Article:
“When they confine their definition to the single moment of the underground fracturing — a part of the process that has never been investigated — they can legally deny the obvious,” wrote Josh Fox, director of the anti-drilling documentary “Gasland,” in a rebuttal to industry criticism of his film.

    “Very tricky wording,” Fox wrote, “which belies the real truth. Quite deliberately.”


    A 2004 EPA study found that fracturing posed “little or no threat” of groundwater contamination, except perhaps when diesel is used. But the agency never tested the water itself. Instead it relied on a survey of state regulators. Critics like Fox rejoin that it is hard to prove the absence of something without looking for it.

    Jackson and his fellow researchers at Duke do not completely exonerate fracturing from problems, either. He said more research is needed into whether the intense pressure used to crack open shales, much higher than in conventional drilling, might be the cause of those leaky pipes allowing methane into well water.

    And industry is criticizing the sample size of the study as too small to prove methane contamination. That could cast similar doubts on any conclusions about the safety of fracturing.

    “It surprised me that there was so little systemic work on this,” Jackson said. “We don’t know much about the fracking.”

  6. Thanks, apology accepted. Have a good one. Take a close look at the Cornell and Duke studies. There was also a 2004 study done by the EPA which references some white papers done for the Dept. of Energy that also address the problem.

    In central Arkansas, newspaper editors do not seem to know which side of the issue to editorialize about. On the one hand, energy companies advertise heavily and they do not want to piss off advertisers, and on the other their readers are already pissed off. As a result, one can read some of the most waffling editorials ever seen in print. The Conway, Arkansas “Log Cabin Democrat” appears to be caught in the middle because a big conference on fracking was held at Hendrix College in Conway. The mud flew (pun intended).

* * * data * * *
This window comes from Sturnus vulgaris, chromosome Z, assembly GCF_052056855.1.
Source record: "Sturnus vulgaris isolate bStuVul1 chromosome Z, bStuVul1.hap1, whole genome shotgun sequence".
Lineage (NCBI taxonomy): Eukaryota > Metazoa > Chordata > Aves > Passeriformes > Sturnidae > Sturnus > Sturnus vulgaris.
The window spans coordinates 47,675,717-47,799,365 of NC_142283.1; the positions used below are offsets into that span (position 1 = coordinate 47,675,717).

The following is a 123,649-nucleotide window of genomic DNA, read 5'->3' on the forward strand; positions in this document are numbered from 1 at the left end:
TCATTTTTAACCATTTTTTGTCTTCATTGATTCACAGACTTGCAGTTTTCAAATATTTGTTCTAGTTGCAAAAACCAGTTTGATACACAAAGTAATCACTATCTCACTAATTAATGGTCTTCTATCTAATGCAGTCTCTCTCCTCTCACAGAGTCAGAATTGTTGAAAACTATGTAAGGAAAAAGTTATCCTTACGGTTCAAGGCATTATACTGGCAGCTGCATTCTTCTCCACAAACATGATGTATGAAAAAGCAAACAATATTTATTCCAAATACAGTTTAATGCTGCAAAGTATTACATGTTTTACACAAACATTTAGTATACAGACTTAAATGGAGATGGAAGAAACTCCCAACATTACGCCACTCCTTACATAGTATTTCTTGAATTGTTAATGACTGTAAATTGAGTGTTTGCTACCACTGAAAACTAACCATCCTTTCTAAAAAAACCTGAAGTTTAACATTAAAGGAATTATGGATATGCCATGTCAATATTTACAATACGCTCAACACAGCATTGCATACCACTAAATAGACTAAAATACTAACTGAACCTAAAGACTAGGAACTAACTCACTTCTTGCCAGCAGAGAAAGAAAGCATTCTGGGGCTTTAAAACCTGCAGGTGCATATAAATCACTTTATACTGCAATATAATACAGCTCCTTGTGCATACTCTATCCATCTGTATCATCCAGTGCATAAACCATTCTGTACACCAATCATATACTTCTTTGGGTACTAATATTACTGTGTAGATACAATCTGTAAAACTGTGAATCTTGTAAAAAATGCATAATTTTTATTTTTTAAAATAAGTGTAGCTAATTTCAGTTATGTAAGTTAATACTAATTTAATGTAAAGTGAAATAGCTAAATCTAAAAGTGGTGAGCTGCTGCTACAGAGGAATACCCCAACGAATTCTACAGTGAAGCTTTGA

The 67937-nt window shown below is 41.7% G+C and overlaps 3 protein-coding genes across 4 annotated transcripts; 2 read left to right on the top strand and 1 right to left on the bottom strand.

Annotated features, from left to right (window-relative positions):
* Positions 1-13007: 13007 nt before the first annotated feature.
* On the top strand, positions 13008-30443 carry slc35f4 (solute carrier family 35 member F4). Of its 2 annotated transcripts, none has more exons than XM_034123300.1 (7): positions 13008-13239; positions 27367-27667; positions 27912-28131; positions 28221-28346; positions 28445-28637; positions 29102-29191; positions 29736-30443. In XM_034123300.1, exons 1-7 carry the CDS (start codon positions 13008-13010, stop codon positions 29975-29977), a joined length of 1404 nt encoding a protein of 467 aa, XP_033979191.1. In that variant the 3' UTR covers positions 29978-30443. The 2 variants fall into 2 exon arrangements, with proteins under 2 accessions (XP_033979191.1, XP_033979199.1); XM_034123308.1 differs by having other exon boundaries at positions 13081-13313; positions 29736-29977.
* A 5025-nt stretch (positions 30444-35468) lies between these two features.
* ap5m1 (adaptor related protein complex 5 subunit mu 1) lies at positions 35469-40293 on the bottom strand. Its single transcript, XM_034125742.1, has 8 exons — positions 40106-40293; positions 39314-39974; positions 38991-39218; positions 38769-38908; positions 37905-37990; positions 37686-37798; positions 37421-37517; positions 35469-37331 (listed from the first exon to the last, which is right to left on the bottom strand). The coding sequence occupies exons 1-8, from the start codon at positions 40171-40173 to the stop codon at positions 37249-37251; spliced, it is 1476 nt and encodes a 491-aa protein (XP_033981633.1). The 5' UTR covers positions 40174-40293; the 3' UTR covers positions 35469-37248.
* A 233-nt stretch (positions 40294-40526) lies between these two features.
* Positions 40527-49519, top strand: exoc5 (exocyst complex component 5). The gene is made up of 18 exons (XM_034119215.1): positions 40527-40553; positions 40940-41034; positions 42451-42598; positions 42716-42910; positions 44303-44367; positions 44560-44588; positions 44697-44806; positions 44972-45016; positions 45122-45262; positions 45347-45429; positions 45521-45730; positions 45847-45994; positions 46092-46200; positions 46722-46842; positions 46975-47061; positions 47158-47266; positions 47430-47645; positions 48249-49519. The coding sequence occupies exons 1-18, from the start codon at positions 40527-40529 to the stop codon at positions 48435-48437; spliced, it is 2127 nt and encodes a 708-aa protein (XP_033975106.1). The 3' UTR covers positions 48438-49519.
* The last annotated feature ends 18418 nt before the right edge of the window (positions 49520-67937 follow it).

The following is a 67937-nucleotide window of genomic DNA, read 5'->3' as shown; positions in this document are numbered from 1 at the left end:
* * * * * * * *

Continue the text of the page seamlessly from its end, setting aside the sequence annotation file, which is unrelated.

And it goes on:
7. BTW, that same information has appeared in Arkansas newspapers and on TV broadcasts. The referenced article is an aggregation from multiple sources.

  8. What specifically do you allege that is untrue in that article on fracking problems in Arkansas?

    That is a news article and not a scientific publication, and states what is going on in Arkansas. Before you start, however, you may want to know I am originally from Arkansas and am thoroughly familiar with the Guy area and surrounding towns and counties. I have family there, some of whom are in the news business. I keep up with what is going on in Arkansas.

    So, now that is out of the way, what specifically is incorrect in the Guy, Arkansas news item?

  9. OS the IntelHub ? are you fucking kidding me.

    Founder, Staff Writer, and Director
    Shepard Ambellas

    Military Industrial Complex Prepares Mass Graves for U.S. Citizens
    Shepard Ambellas
    March 25, 2009

    Shepard Ambellas on Alex Jones Tv 2/2:New Mass Grave Site in Arizona !!